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Banks face reversal of fortune from war and ‘great depression’ -Breaking


© Reuters. FILEPHOTO: An Ankara money changer buys U.S. Dollar bills September 24, 2021 at an Ankara currency exchange bureau. REUTERS/Cagla Gurdogan


Sinead cruise and John O’Donnell

LONDON/BERLIN, (Reuters) – Global banks have taken steps to weather both the larger impact of war and inflation. The stream of central bank cash that has kept them afloat over a decade now is off.

Bankers, analysts, and investors said that policymakers may be disappointed if they expect banks to help them avoid recession by turning off their own borrowing taps.

As retail and corporate borrowers face rising loan costs, banks are being forced to rapidly address the increased risk to do business.

Russia’s invasion in Ukraine, however, has brought Europe to the edge of recession. It also caused losses at banks like Societe Generale of France (OTC:), and Raiffeisen of Austria.

French bank Credit Agricole (OTC) and Italy’s UniCredit both have provisions for war-related loss. The effects are felt more strongly in Europe than they are elsewhere, but there is no denying that the ripple effect of these losses can be felt all over the globe.

Carsten Brzeski from Dutch bank ING stated that “the war” and the impact it has on inflation was a “game changer.” He added, “Consumers will need years to recover lost purchasing power due to inflation. Businesses will suffer as well.

Investors should be concerned that there are cracks in the bank balance sheets. These results show JP Morgan’s capital cushion. Barclays (LON:), HSBC, Morgan Stanley Bank of America (NYSE :), Credit Suisse Citi (SIX) and Citi were all down in the first three month of 2022.

Many banks have suffered heavy losses after a long-running bull market in bonds for 40 years. Others are also facing problem debts from pandemic lockdowns that crippled international trade and shut down thousands of companies worldwide.

Some banks are now refusing to purchase stock at low prices due to capital slippage. However, they have made healthy investments banking profits that were helped by volatility in the financial market.

Barrington Pitt Miller is chief investment officer at Wykeham Overseas advisors. “We had expected massive buybacks, then suddenly they were cancelled or moderated.”

He stated, “People assumed that big banks held large excess capital positions…that dynamic is now in shreds.”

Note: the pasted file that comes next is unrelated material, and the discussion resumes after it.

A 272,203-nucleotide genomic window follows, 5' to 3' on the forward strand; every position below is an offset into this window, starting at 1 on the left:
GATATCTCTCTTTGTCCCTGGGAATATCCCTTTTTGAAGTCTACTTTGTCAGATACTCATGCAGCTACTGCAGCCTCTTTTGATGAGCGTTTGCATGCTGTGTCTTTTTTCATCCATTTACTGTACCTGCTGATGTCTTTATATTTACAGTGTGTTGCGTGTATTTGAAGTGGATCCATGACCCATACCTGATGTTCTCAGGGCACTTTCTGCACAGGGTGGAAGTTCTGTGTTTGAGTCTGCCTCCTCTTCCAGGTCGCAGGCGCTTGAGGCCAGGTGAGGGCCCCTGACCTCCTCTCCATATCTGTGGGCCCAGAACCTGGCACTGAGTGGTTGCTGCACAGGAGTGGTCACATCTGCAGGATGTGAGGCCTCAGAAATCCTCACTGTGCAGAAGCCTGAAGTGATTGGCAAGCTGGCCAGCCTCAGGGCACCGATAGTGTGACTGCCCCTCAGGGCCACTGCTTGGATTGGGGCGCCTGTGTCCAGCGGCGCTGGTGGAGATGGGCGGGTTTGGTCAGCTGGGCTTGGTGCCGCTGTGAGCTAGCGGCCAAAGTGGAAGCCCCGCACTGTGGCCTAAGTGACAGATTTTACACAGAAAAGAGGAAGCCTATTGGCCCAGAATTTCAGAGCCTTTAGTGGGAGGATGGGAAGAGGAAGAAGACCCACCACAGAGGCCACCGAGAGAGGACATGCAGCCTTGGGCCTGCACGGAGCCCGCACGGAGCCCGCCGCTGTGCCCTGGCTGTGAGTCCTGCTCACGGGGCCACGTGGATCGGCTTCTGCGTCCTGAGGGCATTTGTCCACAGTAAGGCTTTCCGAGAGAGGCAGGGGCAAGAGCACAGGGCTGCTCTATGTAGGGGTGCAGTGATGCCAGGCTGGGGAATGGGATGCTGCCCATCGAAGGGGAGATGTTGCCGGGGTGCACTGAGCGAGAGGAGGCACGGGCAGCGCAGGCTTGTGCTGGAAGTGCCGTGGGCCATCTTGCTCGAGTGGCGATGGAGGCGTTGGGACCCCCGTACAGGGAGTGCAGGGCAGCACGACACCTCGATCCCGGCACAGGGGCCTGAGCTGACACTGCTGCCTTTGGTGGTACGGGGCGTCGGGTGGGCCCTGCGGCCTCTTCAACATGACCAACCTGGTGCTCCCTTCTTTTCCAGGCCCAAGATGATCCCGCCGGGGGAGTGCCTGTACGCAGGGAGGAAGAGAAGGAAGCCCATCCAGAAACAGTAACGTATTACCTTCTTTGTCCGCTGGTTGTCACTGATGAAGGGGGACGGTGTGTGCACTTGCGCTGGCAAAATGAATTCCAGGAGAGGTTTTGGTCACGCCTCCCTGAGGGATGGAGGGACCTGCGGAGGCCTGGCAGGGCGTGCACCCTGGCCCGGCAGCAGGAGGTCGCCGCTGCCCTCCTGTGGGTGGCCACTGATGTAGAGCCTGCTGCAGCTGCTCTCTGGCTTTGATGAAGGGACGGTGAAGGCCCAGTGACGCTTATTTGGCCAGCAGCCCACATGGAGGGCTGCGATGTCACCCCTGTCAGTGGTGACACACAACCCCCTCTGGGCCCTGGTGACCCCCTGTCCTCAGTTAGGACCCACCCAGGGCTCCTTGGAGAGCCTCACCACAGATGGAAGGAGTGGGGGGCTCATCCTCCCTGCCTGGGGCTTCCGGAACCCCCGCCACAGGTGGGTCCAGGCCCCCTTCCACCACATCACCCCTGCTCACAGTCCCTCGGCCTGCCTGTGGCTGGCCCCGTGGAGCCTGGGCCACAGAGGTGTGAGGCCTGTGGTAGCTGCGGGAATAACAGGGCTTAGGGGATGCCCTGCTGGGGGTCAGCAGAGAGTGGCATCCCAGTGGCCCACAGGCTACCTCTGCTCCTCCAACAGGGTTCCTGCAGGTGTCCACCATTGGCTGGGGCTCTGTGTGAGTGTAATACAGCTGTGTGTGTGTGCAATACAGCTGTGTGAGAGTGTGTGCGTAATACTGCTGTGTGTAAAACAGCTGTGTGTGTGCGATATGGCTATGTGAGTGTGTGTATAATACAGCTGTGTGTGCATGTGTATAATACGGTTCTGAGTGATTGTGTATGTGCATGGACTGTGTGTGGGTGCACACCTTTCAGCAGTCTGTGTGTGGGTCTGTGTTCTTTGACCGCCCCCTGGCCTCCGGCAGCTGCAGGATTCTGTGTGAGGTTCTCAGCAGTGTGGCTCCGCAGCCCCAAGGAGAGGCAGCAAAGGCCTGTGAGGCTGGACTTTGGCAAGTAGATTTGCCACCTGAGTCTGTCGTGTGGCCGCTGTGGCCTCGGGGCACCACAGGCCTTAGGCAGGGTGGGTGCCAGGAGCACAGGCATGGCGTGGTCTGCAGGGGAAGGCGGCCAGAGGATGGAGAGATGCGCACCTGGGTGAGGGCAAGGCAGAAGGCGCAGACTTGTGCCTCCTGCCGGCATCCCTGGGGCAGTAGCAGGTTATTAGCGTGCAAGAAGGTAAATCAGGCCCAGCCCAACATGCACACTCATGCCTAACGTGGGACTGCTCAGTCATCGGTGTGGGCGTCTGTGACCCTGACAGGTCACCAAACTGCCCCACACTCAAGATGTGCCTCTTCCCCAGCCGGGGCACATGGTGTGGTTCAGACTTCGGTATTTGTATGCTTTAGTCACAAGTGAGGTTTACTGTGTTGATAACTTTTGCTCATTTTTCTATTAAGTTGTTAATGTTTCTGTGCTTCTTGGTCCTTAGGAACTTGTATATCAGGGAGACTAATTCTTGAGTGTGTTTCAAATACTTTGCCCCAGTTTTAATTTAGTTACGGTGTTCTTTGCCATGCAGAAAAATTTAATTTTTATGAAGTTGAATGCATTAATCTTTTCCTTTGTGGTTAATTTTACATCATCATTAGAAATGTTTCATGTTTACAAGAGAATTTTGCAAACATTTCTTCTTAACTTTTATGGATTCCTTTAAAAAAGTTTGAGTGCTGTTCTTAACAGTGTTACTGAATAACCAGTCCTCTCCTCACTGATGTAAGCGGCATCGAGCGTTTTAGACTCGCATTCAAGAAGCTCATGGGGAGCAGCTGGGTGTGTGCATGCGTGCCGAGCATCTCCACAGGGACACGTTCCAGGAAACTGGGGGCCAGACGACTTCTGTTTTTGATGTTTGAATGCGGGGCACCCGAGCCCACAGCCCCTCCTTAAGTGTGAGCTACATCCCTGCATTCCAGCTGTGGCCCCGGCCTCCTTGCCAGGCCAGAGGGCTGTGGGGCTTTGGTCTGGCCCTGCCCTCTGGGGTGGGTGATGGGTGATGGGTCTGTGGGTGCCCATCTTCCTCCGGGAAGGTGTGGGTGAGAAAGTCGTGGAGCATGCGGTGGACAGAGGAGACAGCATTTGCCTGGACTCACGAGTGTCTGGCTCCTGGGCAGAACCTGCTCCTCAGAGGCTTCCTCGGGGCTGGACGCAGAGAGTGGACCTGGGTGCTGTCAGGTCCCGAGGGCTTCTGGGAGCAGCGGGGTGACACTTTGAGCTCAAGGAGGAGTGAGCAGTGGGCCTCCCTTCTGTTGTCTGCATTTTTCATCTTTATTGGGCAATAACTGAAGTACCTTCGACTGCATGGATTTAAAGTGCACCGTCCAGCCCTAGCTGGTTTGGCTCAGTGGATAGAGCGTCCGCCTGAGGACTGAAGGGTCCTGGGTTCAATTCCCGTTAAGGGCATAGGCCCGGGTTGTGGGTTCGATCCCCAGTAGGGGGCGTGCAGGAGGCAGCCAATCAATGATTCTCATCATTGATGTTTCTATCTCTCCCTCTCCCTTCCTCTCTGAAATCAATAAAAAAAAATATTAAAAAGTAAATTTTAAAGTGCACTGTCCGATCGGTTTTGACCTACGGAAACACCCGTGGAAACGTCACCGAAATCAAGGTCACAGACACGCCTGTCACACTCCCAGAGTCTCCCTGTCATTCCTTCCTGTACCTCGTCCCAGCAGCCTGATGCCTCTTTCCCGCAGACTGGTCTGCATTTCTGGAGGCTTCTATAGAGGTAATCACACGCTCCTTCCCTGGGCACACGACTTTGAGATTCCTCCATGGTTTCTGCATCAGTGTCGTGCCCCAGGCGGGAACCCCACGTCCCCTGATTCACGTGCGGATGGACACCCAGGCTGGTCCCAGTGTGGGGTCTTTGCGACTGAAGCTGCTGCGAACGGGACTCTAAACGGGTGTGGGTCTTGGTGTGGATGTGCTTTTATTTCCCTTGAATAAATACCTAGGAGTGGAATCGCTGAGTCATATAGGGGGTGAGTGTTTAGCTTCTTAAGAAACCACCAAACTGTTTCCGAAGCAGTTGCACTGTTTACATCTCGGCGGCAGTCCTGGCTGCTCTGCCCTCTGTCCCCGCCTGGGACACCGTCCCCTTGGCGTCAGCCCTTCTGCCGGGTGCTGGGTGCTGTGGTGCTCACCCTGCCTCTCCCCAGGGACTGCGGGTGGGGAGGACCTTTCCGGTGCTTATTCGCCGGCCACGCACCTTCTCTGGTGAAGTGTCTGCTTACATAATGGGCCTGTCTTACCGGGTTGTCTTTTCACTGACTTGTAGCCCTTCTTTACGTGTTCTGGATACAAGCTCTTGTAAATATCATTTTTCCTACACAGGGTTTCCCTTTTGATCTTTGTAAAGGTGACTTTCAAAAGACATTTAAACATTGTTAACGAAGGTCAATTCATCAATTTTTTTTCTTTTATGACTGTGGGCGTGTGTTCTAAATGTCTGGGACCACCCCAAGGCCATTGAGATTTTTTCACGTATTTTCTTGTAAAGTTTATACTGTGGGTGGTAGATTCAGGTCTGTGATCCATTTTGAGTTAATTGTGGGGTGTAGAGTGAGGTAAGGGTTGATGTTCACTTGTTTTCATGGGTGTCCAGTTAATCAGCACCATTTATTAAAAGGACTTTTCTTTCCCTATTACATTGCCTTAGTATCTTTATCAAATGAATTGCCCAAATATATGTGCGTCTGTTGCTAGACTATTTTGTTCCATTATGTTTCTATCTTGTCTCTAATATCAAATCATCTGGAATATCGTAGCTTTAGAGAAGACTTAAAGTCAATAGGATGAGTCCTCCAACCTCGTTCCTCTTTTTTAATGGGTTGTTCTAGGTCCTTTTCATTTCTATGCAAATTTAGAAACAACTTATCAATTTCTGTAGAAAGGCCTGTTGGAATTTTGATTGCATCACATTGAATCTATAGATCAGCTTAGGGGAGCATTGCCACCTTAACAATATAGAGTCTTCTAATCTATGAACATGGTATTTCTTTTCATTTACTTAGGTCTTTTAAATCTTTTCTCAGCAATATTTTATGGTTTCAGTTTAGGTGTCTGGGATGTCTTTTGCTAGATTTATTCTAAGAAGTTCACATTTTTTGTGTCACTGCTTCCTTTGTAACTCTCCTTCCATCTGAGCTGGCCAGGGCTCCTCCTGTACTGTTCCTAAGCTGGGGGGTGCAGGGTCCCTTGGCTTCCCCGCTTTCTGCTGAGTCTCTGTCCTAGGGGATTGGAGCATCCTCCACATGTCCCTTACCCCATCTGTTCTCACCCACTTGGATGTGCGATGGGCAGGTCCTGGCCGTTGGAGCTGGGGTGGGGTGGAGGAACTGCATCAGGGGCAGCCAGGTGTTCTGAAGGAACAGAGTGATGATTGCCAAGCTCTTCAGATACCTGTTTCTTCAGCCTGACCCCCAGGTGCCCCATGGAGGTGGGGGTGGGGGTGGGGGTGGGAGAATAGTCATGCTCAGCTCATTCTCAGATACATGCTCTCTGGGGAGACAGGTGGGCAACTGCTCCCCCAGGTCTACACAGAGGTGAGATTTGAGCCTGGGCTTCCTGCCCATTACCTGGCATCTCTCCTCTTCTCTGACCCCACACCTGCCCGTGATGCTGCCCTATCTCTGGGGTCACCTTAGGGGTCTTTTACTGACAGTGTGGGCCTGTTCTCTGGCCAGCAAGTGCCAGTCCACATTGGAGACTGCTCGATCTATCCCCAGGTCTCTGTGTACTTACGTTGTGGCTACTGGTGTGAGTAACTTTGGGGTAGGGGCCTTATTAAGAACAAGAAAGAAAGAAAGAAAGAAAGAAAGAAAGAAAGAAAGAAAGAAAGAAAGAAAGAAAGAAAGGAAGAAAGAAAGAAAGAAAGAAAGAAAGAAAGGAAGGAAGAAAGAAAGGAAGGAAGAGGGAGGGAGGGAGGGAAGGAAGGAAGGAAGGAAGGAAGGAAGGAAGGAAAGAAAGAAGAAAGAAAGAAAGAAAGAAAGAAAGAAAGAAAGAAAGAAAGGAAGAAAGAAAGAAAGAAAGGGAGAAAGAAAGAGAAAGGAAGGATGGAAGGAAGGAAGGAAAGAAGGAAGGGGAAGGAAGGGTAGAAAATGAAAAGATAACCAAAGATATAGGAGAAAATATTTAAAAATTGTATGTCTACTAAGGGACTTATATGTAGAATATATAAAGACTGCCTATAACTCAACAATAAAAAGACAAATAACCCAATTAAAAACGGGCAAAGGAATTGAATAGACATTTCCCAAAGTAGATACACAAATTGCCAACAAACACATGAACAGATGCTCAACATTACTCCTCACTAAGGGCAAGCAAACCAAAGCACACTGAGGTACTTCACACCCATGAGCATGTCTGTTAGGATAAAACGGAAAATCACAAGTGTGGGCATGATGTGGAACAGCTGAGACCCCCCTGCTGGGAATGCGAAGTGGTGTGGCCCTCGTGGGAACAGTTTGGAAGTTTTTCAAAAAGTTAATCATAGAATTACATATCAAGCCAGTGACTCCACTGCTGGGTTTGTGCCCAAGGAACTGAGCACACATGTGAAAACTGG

Although rising interest rates are good news in theory for banks as they can increase their margins, and thus their profits, it is less clear in 2022.

Federal Reserve announced Wednesday’s 50-basis point (bp), historic rate increase, signaling that the largest economy in the world is worried more about inflation and stalling growth.

In Europe, the trend is similar in terms of borrowing costs. Sources told Reuters that the European Central Bank may raise interest rates in July. Meanwhile, on Thursday, the Bank of England raised rates 25 bps at 1% and warned Britain of a double-whammy of inflation exceeding 10% and recession.

Although rising rates can help some lenders make money on bonds market losses hedges, they also force banks to increase their affordability standards, as many people will struggle to pay back mortgages, credit cards or loans.

Jamie Dimon, Chief Executive of JP Morgan, warned last month about the economic consequences from war and rising inflation after the first quarter profits slumped at the biggest U.S. Bank.

JPMorgan (NYSE 🙂 is a symbol of the U.S. economic strength and bodes ill for all banks.

Keith Wade, chief economist and strategist at the Institute for Economic Research stated that “the recessions in 1980s and 1990s were accompanied by a similar rise in inflation as today.” Schroders (LON:).


According to the European Commission, the eurozone’s 19 members will see their economy shrink by 7.7% in 2012. This is a record slump Europe’s economic commissioner Paolo Gentiloni stated was unprecedented since the Great Depression.

This is due to the impact of Russia’s largest attack on an European state since World War II, and the damage caused economic engines such as Germany. Germany relies heavily on Russian oil for its energy requirements.

Wednesday’s EU sanctions on Russia were toughest yet, with a phased embargo and oil embargo. These could cause new problems for banks as well as borrowers.

This week, Consultancy EY predicted that 3.4% European loans would remain unpaid by the end of this year. It is expected to rise again by 2023. This is a far greater figure than the 2.4% that was recorded in 2017, but it’s still lower than what we saw after the eurozone debt crisis.

EY predicted, too that lending growth will slow overall.

Begbies Traynor is also predicting bleak times in the future after reporting that there was a 19% rise in British businesses in crisis financial distress over the past quarter. COVID relief programs have ceased and costs are spiraling.

T. Rowe Price fund manager Ken Orchard stated that rising rates could provide an opportunity for lending, but now is not the time to “add credit” in light of conflicts in Ukraine and poor prospects for Chinese economic growth.